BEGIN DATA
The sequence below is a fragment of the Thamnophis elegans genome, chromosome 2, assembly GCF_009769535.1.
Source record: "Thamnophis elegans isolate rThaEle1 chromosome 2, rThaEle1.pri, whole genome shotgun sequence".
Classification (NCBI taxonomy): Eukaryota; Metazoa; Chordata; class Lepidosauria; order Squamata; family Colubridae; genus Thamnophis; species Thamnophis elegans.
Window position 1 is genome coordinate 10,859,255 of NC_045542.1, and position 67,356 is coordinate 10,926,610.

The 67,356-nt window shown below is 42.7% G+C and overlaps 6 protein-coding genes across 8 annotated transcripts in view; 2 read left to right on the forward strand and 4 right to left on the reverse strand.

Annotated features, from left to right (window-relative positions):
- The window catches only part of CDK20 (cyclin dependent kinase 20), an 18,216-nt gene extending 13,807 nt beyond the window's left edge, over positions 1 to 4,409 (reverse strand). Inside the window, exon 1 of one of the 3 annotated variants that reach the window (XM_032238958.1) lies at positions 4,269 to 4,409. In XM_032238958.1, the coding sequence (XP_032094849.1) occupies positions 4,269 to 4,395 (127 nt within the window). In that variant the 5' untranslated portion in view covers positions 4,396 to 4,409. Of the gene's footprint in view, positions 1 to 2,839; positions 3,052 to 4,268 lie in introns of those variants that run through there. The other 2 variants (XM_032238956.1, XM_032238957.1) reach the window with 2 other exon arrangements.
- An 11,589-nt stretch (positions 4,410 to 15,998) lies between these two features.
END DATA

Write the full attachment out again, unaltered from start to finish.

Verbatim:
The sequence below is a fragment of the Thamnophis elegans genome, chromosome 2, assembly GCF_009769535.1.
Source record: "Thamnophis elegans isolate rThaEle1 chromosome 2, rThaEle1.pri, whole genome shotgun sequence".
Classification (NCBI taxonomy): Eukaryota; Metazoa; Chordata; class Lepidosauria; order Squamata; family Colubridae; genus Thamnophis; species Thamnophis elegans.
Window position 1 is genome coordinate 10,859,255 of NC_045542.1, and position 67,356 is coordinate 10,926,610.

The 67,356-nt window shown below is 42.7% G+C and overlaps 6 protein-coding genes across 8 annotated transcripts in view; 2 read left to right on the forward strand and 4 right to left on the reverse strand.

Annotated features, from left to right (window-relative positions):
- The window catches only part of CDK20 (cyclin dependent kinase 20), an 18,216-nt gene extending 13,807 nt beyond the window's left edge, over positions 1 to 4,409 (reverse strand). Inside the window, exon 1 of one of the 3 annotated variants that reach the window (XM_032238958.1) lies at positions 4,269 to 4,409. In XM_032238958.1, the coding sequence (XP_032094849.1) occupies positions 4,269 to 4,395 (127 nt within the window). In that variant the 5' untranslated portion in view covers positions 4,396 to 4,409. Of the gene's footprint in view, positions 1 to 2,839; positions 3,052 to 4,268 lie in introns of those variants that run through there. The other 2 variants (XM_032238956.1, XM_032238957.1) reach the window with 2 other exon arrangements.
- An 11,589-nt stretch (positions 4,410 to 15,998) lies between these two features.